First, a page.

Council Of State Doesn’t Have Powers To Fix Salaries, Wages – ULC

Channels Television  
Updated January 23, 2019

 

The President of the United Labour Congress (ULC)Joe Ajaero, has said that the Council Of State does not have the power to fix salaries or wages.

His statement follows the council’s approval of N27,000 as the new minimum wage for the country.

Mr Ajaero during his appearance on Channels Television’s News at 10, said that what the council did was illegal.

“What the Council of State has done is illegal. The Council of State doesn’t have powers to fix salaries and wages,” he said on Tuesday.

He stated that what the council can do is to advise the President and not to announce a figure to Nigerians.

According to Mr Ajaero, the Tripartite Committee had already submitted N30,000 to President Muhammadu Buhari which he says is supposed to be transmitted to the National Assembly today.

The Federal Government also approved N30,000 for its workers disclosed by the Minister of Labour and Employment, Chris Ngige on Tuesday.

But the ULC President questioned the rationale between the different payments for the state and federal workers,

He said, “This is the first time in history that there will be a discriminatory national wage, one for state and the other for federal.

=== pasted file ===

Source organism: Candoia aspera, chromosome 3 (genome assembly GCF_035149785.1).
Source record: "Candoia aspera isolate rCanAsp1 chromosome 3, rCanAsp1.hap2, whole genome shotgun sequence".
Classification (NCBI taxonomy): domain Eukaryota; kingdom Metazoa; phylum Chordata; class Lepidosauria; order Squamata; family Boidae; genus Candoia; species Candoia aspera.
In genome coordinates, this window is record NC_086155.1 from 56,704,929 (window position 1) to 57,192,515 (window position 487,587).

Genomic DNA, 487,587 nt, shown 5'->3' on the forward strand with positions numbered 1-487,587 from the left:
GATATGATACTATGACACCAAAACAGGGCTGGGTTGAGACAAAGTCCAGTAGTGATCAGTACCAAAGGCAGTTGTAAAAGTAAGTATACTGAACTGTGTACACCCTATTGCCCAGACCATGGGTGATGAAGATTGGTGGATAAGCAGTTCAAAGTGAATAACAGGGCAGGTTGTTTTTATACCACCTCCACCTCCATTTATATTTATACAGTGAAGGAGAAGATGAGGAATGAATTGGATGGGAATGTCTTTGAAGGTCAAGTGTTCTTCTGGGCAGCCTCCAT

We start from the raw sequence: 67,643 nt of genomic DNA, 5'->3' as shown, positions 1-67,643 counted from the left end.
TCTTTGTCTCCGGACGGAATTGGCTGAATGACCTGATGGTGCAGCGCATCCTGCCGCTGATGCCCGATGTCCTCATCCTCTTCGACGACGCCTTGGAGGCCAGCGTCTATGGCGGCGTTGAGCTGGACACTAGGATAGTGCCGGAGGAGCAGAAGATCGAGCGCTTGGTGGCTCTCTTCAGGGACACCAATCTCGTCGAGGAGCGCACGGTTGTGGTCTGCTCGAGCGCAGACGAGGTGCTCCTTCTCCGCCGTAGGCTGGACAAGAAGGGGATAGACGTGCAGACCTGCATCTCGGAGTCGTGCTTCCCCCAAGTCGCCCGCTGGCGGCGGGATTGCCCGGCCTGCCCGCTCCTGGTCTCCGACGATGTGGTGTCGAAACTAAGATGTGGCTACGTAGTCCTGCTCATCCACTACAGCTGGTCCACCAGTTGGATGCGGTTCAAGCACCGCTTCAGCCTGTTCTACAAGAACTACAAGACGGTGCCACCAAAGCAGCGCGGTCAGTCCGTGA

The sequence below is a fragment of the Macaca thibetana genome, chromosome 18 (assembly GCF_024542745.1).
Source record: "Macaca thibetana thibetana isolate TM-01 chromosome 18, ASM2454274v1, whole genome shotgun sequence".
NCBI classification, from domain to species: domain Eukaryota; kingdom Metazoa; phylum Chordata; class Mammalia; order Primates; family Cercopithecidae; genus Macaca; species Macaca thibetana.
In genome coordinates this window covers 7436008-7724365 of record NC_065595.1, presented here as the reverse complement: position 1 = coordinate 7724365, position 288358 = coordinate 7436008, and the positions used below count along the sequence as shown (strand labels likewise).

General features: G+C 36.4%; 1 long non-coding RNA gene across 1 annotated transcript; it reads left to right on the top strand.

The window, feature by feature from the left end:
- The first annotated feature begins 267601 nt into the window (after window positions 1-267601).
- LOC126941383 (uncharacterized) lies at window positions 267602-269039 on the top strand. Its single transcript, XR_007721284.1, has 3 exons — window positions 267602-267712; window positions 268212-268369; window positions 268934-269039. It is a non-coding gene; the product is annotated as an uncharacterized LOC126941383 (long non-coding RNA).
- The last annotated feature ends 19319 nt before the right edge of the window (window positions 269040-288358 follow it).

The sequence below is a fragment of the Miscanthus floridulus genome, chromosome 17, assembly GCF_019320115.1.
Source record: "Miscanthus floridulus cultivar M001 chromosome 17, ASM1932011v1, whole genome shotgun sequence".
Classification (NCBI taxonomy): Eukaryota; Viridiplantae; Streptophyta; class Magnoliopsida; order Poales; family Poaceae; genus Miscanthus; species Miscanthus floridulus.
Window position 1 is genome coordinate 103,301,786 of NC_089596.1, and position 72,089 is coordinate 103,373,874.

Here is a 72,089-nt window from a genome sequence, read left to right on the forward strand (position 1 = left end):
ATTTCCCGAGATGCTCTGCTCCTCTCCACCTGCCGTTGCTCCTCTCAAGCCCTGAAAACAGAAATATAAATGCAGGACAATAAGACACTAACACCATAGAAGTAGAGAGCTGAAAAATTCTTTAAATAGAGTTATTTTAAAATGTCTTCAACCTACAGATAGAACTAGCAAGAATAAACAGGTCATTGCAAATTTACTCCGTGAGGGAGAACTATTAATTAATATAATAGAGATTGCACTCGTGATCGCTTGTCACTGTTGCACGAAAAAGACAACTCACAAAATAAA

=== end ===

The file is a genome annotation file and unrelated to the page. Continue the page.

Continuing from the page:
He further noted that the union will stick to the N30,000 which had been deliberated on.

The Tripartite committee, chaired by a former Head of Service of the Federation, Ms Ama Pepple, had submitted the report, which contained the recommended figure, to President Muhammadu Buhari on November 6, 2018, after many months of deliberations.

Prior to the committee’s recommendation last year, state governors had offered to pay N22,500 as minimum wage.

READ ALSO:  National Council Of State Approves N27,000 As New Minimum Wage

Against the backdrop of the committee recommending N30,000 on November 15, the Nigeria Governors’ Forum insisted that the states cannot pay the amount, leading to criticism by organised Labour which insisted on N30,000.

On January 8, 2019, the Nigeria Labour Congress held a nationwide protest over what it said was the delay by the Federal Government to transmit a new minimum wage bill to the National Assembly.